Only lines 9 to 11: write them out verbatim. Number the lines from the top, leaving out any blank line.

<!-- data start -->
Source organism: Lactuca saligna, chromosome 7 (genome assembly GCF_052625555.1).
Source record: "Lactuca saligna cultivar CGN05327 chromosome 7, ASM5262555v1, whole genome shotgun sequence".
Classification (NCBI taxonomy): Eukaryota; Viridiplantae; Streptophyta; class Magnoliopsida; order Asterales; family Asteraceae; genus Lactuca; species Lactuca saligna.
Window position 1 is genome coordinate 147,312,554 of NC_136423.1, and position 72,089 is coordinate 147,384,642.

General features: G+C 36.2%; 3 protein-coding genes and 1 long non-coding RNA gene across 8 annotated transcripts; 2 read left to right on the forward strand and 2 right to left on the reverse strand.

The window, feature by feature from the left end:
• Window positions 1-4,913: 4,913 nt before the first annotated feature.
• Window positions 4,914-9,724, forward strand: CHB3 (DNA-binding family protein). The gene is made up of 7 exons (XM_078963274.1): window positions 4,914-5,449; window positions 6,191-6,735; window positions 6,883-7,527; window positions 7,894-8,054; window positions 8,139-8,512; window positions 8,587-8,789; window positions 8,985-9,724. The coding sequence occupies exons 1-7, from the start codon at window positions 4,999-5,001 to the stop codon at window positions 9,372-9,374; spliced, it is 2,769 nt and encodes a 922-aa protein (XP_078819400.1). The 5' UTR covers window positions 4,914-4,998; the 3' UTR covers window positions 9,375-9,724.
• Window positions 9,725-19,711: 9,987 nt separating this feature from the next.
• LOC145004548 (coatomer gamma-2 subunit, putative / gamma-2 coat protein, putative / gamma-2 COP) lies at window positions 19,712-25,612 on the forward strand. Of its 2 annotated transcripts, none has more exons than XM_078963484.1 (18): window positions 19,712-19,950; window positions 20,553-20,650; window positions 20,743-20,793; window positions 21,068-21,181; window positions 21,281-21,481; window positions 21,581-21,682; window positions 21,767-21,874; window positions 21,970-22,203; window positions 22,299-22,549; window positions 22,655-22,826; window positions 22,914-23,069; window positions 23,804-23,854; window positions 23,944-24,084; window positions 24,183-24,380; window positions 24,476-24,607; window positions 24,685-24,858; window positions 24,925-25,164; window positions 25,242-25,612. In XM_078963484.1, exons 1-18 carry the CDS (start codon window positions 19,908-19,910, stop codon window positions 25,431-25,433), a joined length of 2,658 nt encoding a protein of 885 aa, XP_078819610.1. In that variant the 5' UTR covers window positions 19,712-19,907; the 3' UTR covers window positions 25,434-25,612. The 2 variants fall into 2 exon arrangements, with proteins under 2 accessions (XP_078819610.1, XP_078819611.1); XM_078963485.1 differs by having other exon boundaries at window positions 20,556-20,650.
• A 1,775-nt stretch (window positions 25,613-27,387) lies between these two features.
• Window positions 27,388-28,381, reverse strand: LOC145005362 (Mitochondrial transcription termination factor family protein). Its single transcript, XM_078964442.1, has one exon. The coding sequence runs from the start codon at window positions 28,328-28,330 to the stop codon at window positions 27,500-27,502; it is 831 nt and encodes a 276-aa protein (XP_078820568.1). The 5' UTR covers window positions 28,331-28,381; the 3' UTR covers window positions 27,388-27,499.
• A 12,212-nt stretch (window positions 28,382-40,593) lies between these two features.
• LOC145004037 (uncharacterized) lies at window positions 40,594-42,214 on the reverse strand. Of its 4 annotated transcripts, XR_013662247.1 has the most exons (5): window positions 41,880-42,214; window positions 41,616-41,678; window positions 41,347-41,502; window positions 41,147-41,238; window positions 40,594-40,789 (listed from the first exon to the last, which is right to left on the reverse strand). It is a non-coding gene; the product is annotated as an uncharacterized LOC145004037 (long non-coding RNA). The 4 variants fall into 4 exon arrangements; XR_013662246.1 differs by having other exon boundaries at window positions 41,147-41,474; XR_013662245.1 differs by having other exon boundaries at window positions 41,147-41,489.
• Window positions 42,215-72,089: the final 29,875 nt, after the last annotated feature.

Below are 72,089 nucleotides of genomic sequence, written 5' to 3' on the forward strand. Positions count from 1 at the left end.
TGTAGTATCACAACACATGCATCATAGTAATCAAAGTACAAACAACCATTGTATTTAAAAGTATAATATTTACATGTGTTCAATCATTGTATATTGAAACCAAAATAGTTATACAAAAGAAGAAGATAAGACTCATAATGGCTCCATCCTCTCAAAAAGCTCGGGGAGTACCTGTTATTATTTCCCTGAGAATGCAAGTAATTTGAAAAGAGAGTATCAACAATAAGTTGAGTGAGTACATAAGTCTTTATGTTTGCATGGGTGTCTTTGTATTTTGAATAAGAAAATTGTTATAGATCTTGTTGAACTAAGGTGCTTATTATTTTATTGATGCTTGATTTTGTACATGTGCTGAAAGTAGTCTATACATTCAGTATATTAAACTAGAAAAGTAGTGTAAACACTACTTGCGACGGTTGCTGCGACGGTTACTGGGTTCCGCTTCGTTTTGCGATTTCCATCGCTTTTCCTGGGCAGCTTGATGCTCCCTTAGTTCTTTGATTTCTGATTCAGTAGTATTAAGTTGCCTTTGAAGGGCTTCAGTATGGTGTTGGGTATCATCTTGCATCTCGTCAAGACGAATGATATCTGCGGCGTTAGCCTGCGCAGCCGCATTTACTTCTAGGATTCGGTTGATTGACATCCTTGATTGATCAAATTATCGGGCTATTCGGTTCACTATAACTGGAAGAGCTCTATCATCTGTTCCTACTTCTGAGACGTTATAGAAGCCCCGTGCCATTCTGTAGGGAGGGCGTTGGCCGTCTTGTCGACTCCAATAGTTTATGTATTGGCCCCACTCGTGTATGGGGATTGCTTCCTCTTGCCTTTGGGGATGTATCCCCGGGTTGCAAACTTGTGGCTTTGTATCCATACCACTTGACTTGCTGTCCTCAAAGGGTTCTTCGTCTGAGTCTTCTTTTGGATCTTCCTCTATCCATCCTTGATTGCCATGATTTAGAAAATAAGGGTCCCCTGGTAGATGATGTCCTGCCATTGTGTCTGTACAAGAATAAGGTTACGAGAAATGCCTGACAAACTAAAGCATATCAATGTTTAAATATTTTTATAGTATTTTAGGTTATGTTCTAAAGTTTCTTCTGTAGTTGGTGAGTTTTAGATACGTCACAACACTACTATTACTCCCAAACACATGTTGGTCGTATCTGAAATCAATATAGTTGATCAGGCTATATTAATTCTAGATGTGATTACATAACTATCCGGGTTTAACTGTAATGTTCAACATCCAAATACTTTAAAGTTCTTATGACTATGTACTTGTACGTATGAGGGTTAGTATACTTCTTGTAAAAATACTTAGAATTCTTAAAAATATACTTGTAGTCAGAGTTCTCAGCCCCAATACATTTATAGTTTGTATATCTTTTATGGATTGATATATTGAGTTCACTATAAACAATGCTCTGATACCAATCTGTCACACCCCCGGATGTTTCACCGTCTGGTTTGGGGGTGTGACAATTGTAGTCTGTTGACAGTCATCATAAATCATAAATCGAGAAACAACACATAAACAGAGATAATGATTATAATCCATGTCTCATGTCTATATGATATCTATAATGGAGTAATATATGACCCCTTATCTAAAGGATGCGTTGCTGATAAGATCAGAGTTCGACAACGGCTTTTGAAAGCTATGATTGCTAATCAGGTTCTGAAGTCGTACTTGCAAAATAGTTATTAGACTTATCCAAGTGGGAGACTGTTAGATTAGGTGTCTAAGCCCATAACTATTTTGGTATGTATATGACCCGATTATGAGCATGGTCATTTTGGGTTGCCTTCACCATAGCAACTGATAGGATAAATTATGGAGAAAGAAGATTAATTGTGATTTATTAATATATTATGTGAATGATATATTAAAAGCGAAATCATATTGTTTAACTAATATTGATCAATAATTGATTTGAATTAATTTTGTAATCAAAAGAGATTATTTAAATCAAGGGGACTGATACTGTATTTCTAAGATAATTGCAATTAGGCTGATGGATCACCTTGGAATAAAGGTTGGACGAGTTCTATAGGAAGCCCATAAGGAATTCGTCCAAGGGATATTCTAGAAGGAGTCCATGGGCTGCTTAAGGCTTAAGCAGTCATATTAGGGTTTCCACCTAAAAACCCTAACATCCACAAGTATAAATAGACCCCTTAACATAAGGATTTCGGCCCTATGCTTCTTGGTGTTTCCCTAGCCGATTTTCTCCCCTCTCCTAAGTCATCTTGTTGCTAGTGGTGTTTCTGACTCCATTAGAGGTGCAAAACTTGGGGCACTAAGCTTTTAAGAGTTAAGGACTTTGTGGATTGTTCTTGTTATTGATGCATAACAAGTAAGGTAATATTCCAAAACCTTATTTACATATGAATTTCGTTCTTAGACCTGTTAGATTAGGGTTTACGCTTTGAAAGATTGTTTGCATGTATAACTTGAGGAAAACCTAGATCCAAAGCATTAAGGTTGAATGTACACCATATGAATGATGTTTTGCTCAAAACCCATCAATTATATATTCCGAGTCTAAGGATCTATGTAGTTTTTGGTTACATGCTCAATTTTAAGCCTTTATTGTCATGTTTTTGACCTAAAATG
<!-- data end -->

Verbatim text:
• Window positions 9,725-19,711: 9,987 nt separating this feature from the next.
• LOC145004548 (coatomer gamma-2 subunit, putative / gamma-2 coat protein, putative / gamma-2 COP) lies at window positions 19,712-25,612 on the forward strand. Of its 2 annotated transcripts, none has more exons than XM_078963484.1 (18): window positions 19,712-19,950; window positions 20,553-20,650; window positions 20,743-20,793; window positions 21,068-21,181; window positions 21,281-21,481; window positions 21,581-21,682; window positions 21,767-21,874; window positions 21,970-22,203; window positions 22,299-22,549; window positions 22,655-22,826; window positions 22,914-23,069; window positions 23,804-23,854; window positions 23,944-24,084; window positions 24,183-24,380; window positions 24,476-24,607; window positions 24,685-24,858; window positions 24,925-25,164; window positions 25,242-25,612. In XM_078963484.1, exons 1-18 carry the CDS (start codon window positions 19,908-19,910, stop codon window positions 25,431-25,433), a joined length of 2,658 nt encoding a protein of 885 aa, XP_078819610.1. In that variant the 5' UTR covers window positions 19,712-19,907; the 3' UTR covers window positions 25,434-25,612. The 2 variants fall into 2 exon arrangements, with proteins under 2 accessions (XP_078819610.1, XP_078819611.1); XM_078963485.1 differs by having other exon boundaries at window positions 20,556-20,650.
• A 1,775-nt stretch (window positions 25,613-27,387) lies between these two features.